3. Defendants asserted that it had been 27 months since they were arrested and 24 months since they were indicted. There was no denial of these assertions. Defendants also asserted that they had been notified by the state to appear for arraignment on May 13, 1975, which they did, and thereafter they were notified by the state to appear before the superior court on May 27, 1975, "to stand trial" for the offenses charged in the indictment, but at that time and place they were not tried. It does not appear that the state made any showing as to its action in notifying them to appear on May 27, 1975, and in then failing to try them.
4. As to the four factors which the U. S. Supreme Court has said must be considered, we take them up in order.
(1) The length of delay was 27 months since date of arrest and 24 months since date of indictment. This is ample from the standpoint of the defendants, that is, too long to amount to a "speedy trial."
(2) The only reason for the delay advanced by the state was the "heavy caseload," but it was not shown whether these cases were more recent than the cases against defendants, or whether they were older cases. If the cases were more recent, obviously this affords no excuse to the state; if they were older, then it causes one to wonder how many years or decades it may be before the state will be ready to try them. The state admitted its witness was available at all times.
(3) As to defendants' assertion of their right to a trial, this they did in their present motion in bar.
(4) As to prejudice to the defendants, they pleaded not guilty and obviously they expected a verdict of "not guilty." But how many years must they stand under the cloud of an indictment charging an offense involving moral turpitude before the doors of the court are thrown open to them, and they are given the opportunity of removing this smear that stands against their names. Suppose one or both had died, while waiting for trial, then he would have gone to the grave under this cloud upon his name and his character and his family would have forever suffered. This is a little similar to the piece of paper someone recently found by accident, which shows that the citizenship of the incomparable General Robert E. Lee should have been restored to him during his lifetime; but, he has lain in the grave for more than one hundred years before the slow-moving government has gotten around to trying him and finding him not guilty. Of considerable significance in this case is the fact that the defendants were made to come to court on May 27, 1975, for trial; and then they were not tried, and no excuse is shown as to why they were told by the state to appear on that day for trial. It is inconvenient to leave one's work and go to court.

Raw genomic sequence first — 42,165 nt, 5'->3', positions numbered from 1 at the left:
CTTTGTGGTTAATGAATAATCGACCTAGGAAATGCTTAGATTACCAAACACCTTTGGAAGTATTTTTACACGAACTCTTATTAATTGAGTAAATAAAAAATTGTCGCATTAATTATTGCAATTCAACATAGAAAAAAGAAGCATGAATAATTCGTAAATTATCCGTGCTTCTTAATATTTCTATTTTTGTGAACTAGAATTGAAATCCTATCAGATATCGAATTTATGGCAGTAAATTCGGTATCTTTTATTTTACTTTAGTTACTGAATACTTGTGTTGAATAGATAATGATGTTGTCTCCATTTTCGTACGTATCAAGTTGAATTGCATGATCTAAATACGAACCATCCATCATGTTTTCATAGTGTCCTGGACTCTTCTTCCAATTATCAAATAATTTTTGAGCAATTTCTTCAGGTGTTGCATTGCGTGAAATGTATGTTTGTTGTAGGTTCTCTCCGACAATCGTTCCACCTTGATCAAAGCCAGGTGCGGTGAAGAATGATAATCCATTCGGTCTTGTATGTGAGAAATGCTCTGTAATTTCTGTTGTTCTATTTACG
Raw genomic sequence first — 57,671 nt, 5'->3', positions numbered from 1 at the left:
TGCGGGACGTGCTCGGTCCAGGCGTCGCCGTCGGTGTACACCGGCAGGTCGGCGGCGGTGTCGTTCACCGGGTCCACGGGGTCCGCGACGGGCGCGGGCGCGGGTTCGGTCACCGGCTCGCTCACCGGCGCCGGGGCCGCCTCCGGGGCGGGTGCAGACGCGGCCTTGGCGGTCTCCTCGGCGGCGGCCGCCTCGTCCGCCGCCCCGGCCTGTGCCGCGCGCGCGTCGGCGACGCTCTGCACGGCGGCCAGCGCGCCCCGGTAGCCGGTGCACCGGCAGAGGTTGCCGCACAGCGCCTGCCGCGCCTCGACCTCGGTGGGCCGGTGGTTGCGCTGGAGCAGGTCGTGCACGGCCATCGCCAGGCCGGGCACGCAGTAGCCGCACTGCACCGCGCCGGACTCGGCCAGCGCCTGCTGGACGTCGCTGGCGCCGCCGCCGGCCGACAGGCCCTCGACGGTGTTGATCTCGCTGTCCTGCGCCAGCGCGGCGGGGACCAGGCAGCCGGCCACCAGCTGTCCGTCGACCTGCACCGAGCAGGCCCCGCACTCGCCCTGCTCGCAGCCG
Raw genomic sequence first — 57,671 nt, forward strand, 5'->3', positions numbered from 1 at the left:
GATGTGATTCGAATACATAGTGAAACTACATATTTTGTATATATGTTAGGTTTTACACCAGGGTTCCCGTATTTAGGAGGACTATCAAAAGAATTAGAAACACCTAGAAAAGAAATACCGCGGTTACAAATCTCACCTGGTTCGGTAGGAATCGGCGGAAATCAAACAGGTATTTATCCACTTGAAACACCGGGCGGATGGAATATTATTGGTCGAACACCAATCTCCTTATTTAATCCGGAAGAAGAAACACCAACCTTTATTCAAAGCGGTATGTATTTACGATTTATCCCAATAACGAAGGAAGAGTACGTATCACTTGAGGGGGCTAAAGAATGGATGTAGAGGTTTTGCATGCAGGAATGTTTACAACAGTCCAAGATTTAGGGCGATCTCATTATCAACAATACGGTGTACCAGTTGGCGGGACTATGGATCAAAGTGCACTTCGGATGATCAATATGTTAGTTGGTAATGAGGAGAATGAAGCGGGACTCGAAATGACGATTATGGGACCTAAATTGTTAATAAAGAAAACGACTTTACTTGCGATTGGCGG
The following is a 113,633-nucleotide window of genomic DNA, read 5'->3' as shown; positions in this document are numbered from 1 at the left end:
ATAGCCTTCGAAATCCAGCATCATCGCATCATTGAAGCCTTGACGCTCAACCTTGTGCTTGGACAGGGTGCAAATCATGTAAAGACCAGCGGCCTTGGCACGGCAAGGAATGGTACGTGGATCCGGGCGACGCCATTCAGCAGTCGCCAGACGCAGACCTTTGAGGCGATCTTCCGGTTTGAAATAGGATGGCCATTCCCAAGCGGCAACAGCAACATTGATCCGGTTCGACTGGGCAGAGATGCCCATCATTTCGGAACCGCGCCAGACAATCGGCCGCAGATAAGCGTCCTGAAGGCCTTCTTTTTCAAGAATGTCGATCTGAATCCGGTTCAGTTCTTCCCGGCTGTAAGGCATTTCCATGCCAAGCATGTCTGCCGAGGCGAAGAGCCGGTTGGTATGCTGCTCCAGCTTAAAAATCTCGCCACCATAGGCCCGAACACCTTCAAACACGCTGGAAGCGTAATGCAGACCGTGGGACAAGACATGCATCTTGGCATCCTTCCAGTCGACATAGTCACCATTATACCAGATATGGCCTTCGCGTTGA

Thus, each and all of the four factors which the U. S. Supreme Court says should be considered (balanced) have been considered and the trial judge correctly held that these two defendants had been denied their constitutional right to a speedy trial.
5. It is noted that counsel for appellee has not filed a brief in this case, nor does it appear that the trial court has relieved him of representing the defendants. We do not commend the abandonment by an attorney of his client, and leave it to the client to represent himself in the appellate courts. The defendants (not their counsel of record) have succeeded in this appeal, without the assistance of counsel to which they were entitled.
Richard E. Allen, District Attorney, Sam B. Sibley, Jr., Assistant District Attorney, for appellant.